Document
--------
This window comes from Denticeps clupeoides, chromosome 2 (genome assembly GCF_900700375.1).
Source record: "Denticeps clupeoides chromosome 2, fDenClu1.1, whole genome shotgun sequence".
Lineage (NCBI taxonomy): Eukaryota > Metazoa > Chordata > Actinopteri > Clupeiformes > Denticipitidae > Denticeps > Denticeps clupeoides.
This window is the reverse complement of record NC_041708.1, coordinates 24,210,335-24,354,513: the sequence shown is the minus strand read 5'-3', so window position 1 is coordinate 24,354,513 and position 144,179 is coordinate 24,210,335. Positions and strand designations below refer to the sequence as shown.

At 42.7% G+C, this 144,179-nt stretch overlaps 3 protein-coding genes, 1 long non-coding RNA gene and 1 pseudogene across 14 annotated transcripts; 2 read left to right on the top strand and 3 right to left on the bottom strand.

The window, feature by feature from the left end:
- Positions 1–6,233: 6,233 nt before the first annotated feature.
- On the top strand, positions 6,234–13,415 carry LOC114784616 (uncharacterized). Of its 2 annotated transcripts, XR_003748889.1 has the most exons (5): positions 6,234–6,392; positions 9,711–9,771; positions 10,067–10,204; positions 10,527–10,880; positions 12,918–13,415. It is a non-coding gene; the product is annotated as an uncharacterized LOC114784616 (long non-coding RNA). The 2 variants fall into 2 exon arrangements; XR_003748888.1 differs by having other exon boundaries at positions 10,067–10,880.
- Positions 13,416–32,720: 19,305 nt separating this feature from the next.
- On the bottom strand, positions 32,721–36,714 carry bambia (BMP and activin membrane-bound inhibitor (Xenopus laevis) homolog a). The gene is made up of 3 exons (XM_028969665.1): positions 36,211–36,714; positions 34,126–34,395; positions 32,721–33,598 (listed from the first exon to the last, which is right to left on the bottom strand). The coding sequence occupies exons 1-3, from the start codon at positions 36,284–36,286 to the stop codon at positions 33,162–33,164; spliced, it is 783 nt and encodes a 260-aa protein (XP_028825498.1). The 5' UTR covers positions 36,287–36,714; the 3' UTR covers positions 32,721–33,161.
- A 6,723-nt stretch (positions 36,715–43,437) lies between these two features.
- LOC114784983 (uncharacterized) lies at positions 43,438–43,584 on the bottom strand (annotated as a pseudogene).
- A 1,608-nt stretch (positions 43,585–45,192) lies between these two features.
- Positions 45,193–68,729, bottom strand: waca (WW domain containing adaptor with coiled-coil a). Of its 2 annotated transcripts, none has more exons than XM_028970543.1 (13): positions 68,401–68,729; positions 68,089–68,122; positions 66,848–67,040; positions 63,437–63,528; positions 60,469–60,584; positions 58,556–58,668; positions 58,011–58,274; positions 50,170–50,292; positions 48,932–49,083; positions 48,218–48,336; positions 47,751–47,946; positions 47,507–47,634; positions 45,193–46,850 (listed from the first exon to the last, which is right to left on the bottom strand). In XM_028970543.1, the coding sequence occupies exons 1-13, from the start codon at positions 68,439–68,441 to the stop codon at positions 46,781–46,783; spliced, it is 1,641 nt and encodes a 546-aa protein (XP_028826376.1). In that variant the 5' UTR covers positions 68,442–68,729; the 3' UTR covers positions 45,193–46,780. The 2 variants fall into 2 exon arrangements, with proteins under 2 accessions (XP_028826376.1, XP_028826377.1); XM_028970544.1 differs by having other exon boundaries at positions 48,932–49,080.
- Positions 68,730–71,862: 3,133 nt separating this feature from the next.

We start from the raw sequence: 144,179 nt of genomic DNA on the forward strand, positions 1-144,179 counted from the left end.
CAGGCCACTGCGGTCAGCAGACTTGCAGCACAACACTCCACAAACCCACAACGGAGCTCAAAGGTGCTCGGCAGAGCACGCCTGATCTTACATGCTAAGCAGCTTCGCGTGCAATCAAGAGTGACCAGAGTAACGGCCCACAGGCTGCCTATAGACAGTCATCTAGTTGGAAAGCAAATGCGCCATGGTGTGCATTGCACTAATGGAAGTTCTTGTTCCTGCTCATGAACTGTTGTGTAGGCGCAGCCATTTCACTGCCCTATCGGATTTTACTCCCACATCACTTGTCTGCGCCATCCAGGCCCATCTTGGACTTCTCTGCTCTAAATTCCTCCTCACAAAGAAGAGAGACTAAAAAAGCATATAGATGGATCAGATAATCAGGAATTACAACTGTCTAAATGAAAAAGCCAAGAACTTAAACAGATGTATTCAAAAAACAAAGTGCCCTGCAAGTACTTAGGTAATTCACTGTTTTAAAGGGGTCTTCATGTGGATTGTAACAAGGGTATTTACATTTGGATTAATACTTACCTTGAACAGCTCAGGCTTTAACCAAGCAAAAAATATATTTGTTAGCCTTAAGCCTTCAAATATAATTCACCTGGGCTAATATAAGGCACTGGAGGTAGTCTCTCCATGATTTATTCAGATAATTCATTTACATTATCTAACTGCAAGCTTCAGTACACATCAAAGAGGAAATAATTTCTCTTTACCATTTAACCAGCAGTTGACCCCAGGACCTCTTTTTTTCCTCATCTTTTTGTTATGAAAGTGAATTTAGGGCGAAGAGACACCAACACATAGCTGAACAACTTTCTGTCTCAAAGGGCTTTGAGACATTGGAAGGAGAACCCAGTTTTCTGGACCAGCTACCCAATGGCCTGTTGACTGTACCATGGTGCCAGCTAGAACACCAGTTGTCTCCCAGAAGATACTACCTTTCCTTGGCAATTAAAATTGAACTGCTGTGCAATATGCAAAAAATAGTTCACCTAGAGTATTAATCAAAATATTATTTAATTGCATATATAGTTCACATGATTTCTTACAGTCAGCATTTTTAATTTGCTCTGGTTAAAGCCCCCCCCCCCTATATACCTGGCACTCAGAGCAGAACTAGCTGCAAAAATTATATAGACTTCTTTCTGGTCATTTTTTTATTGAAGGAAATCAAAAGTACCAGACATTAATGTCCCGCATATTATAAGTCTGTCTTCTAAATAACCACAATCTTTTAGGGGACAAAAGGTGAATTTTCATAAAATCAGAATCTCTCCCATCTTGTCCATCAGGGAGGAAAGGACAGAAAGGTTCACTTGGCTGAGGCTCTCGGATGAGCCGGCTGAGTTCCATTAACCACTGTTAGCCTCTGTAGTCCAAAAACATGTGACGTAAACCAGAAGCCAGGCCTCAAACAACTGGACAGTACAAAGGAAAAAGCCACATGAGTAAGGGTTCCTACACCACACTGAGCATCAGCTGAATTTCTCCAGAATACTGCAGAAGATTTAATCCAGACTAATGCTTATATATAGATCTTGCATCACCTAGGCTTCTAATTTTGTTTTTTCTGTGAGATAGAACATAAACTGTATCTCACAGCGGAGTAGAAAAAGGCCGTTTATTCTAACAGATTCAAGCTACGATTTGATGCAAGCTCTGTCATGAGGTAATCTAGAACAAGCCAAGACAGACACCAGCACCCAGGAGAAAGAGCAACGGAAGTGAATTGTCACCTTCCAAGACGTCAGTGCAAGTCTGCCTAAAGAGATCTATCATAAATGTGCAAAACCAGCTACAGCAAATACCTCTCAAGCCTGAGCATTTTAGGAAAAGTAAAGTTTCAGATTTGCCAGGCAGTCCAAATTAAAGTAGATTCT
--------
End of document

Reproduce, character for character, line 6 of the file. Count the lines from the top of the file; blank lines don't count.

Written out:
The window, feature by feature from the left end: